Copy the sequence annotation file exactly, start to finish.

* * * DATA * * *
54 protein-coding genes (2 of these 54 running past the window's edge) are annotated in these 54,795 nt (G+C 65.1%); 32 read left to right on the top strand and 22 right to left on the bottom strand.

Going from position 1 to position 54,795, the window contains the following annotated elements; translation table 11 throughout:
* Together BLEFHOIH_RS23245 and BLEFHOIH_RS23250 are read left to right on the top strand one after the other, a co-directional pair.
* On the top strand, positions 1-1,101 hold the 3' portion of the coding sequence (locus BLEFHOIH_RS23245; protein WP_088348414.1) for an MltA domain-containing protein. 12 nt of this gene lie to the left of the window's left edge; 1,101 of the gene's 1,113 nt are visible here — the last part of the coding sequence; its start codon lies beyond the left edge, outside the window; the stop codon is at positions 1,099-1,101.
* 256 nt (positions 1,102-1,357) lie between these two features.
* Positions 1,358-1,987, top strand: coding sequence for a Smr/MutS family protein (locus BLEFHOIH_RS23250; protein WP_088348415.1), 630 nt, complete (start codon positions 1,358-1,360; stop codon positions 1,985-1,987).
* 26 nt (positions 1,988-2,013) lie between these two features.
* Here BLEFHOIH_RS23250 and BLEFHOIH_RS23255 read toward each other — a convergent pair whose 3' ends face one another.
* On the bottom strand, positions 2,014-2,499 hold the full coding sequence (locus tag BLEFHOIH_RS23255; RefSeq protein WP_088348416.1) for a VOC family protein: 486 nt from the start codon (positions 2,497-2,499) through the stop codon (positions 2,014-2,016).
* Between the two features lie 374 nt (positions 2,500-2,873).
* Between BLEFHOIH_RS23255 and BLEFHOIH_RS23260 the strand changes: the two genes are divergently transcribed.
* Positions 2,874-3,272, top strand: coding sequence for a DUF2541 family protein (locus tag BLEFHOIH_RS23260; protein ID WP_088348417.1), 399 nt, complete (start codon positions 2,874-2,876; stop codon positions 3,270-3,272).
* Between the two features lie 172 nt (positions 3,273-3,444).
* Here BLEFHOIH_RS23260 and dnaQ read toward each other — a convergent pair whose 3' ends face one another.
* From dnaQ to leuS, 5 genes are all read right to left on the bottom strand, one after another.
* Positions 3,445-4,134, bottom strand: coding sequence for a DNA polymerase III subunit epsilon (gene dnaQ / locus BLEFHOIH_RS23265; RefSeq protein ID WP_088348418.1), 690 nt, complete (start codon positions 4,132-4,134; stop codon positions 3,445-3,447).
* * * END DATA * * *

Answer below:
54 protein-coding genes (2 of these 54 running past the window's edge) are annotated in these 54,795 nt (G+C 65.1%); 32 read left to right on the top strand and 22 right to left on the bottom strand.

Going from position 1 to position 54,795, the window contains the following annotated elements; translation table 11 throughout:
* Together BLEFHOIH_RS23245 and BLEFHOIH_RS23250 are read left to right on the top strand one after the other, a co-directional pair.
* On the top strand, positions 1-1,101 hold the 3' portion of the coding sequence (locus BLEFHOIH_RS23245; protein WP_088348414.1) for an MltA domain-containing protein. 12 nt of this gene lie to the left of the window's left edge; 1,101 of the gene's 1,113 nt are visible here — the last part of the coding sequence; its start codon lies beyond the left edge, outside the window; the stop codon is at positions 1,099-1,101.
* 256 nt (positions 1,102-1,357) lie between these two features.
* Positions 1,358-1,987, top strand: coding sequence for a Smr/MutS family protein (locus BLEFHOIH_RS23250; protein WP_088348415.1), 630 nt, complete (start codon positions 1,358-1,360; stop codon positions 1,985-1,987).
* 26 nt (positions 1,988-2,013) lie between these two features.
* Here BLEFHOIH_RS23250 and BLEFHOIH_RS23255 read toward each other — a convergent pair whose 3' ends face one another.
* On the bottom strand, positions 2,014-2,499 hold the full coding sequence (locus tag BLEFHOIH_RS23255; RefSeq protein WP_088348416.1) for a VOC family protein: 486 nt from the start codon (positions 2,497-2,499) through the stop codon (positions 2,014-2,016).
* Between the two features lie 374 nt (positions 2,500-2,873).
* Between BLEFHOIH_RS23255 and BLEFHOIH_RS23260 the strand changes: the two genes are divergently transcribed.
* Positions 2,874-3,272, top strand: coding sequence for a DUF2541 family protein (locus tag BLEFHOIH_RS23260; protein ID WP_088348417.1), 399 nt, complete (start codon positions 2,874-2,876; stop codon positions 3,270-3,272).
* Between the two features lie 172 nt (positions 3,273-3,444).
* Here BLEFHOIH_RS23260 and dnaQ read toward each other — a convergent pair whose 3' ends face one another.
* From dnaQ to leuS, 5 genes are all read right to left on the bottom strand, one after another.
* Positions 3,445-4,134, bottom strand: coding sequence for a DNA polymerase III subunit epsilon (gene dnaQ / locus BLEFHOIH_RS23265; RefSeq protein ID WP_088348418.1), 690 nt, complete (start codon positions 4,132-4,134; stop codon positions 3,445-3,447).